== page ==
Welcome Back To The Stage Of History
When I think of timeless fighting games, four names come to mind. You can consider the brutality and gore of Mortal Kombat. Perhaps itís the fast-paced methodical chaos of Street Fighter, or the steady-pace brawling of Tekken. Or maybe it's the weapon duelist styling of Soul Calibur.
Soul Calibur's focus on weapons combat has long set it apart from other fighting games out there, adding on a different layer of combat and making each and every fighter feel distinctly unique as the weapons they hold are an extension of themselves. The way they move, whether it be a lumbering Astaroth with his massive axe, or the jumpy-flighty movements of Maxi and his nunchucks, or anyone else on the cast. Each character feels incredibly different, and that's been my big draw to the series over time. It's been six years since Soul Calibur V, and now we finally get the long-awaited sequel. But does the formula hold up after such a long absence?
What We Know And Love, Plus Extra
Six years and it doesn't feel like the formula has missed a beat. Each and every match brings on a different outlook, a different approach to take down your opponent. Since every fighter comes equipped with different weapons, the moves intensely. Despite the fact that you are using the same buttons for combat as any other fighter, each person has a uniqueness to them that gives them clear and present pros and cons. This encourages the player to learn the ins and outs of multiple fighters before they settle in and pick a favorite.
A great example of this is Astaroth. At first glance, this massive behemoth is a slow, lumbering target that is likely going to get smacked around by the quicker moving fighters. But after practice, Astaroth becomes a true force to be reckoned with as a few quick blows of his massive battle axe can end a fight quickly. How do you counter a skilled Astaroth player? Simple; you "get good". I found my over-confident win streak ended when I encountered a seemingly unassuming Yoshimitsu player, who quickly turned my world upside down with a few quick ring-outs. It was during this encounter, however, when I learned the true usefulness of the series' newest mechanic called Edge Reversal.
Essentially, Edge Reversal is a parry/counter minigame in which the winner will pull off an attack that will often inflict some major damage on the enemy. At first I was wary of it, but after seeing it in action (even in a losing match) I'm very much in favor of this new addition.
I'm also happy to say the movement about the stage feels more fluid than ever, finally getting to a point where it feels natural to move forward and backward on a platform instead of clunky and off beat in comparison to the rest of the movement and combat.
Great Fighting, With Extra Baggage
Outside of the combat online, you have a variety of game modes you can check out including two story modes. If you just want to hop in and fight some computer controlled characters, you can jump into Battle Mode and check out the Arcade, Versus or Training modes. Those are relatively self-explanatory.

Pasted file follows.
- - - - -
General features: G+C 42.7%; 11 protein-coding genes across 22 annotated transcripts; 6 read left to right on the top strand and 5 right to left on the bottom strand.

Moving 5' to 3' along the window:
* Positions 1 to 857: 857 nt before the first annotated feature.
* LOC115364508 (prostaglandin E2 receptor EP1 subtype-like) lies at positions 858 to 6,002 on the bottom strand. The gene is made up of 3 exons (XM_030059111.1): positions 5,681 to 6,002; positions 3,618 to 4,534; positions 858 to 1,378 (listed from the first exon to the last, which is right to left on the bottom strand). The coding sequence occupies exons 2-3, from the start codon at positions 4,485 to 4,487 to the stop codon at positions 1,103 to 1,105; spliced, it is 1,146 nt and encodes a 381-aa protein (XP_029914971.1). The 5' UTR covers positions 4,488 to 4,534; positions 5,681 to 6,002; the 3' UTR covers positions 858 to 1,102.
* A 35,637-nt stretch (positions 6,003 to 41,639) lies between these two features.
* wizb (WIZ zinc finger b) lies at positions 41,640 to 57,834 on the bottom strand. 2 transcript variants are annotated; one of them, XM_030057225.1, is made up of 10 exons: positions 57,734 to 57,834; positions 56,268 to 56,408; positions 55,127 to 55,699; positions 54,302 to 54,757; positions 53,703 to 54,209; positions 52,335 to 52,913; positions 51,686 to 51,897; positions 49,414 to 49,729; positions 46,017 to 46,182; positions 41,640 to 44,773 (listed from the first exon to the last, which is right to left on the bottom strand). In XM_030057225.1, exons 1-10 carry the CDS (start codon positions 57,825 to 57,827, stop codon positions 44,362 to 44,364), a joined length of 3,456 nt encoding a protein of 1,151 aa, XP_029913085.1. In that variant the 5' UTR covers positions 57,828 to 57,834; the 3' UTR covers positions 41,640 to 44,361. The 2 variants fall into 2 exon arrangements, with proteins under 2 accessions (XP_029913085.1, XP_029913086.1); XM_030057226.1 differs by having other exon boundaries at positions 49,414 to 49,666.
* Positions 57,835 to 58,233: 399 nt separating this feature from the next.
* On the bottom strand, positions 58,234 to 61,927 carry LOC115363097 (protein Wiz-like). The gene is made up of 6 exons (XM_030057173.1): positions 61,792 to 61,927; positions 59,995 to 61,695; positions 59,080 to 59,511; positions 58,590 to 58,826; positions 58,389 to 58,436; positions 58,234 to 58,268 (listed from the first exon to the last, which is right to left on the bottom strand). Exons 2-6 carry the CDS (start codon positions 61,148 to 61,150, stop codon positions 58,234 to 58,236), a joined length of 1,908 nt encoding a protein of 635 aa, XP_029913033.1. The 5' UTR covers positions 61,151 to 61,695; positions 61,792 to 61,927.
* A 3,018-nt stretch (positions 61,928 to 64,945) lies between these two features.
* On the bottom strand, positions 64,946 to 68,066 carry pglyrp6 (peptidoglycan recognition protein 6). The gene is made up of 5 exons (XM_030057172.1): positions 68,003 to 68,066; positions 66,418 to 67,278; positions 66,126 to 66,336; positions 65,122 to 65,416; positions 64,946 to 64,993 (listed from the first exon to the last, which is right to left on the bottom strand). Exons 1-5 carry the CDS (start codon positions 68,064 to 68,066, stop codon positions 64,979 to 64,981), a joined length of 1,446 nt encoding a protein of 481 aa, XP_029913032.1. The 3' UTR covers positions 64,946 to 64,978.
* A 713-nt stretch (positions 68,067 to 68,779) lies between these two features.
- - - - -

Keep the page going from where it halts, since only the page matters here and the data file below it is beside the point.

What I want to focus on here is the game's biggest weaknesses: the Libra of Souls, and the Chronicle of Souls. There is an interesting story to be told here for sure, especially considering that Soul Calibur 6's story can be seen as a 'reboot' of the plot that was getting a little out of hand. It goes along the same path as the first few games, and you'd think that would be something worth checking out. For a fighting game, the story is pretty in depth and long, and at times itís entertaining. The way it's presented however, often bogs it down.
Chronicle of Souls follows the full roster of characters over various points of a timeline, switching the character that you're playing as out as you progress. It's a good way to get a basic feel of the characters if you don't plan on playing a lot of Arcade, but also don't want to get slaughtered online trying a new character. Libra of Souls follows an alternate perspective of the events of Chronicle of Souls, from the shoes of a player made character and is more of a loot grind for unlockables than a real story mode.
Most often, story exposition is presented on stagnant screens featuring only a still background and stills of the characters speaking. Voice acting is all over the place in terms of quality, and before too long you will more than likely be smashing the button to just skip to whenever the next fight will actually come around. When you get to a fight, usually there is a mini-cutscene that goes along with it and those are entertaining but it's a small light in what comes off as a bland, lacking attempt to give us a story to care about. You have to have a good way to portray the story, or people are just going to go to the online mode or to Arcade mode.
Despite the shortcomings of the story modes, overall Soul Calibur is exactly what you want out of a fighting game. Solid mechanics, fluid motion, a unique and varied cast of characters, and even a decent character creator thrown on top of everything. If you're into fighting games solely for single player, you may find yourself wanting more out of what you get here. But, if you're in it for online fighting you'd be hard pressed to find a more rewarding experience than trying to best each opponent that comes your way and a more humbling one when you are defeated.
Solid and fluid combat and movement mechanics, varied roster of characters, intense online play based around learning individual characters on top of base mechanics.
Incredibly weak story exposition makes a compelling story more of a chore than a thrill ride.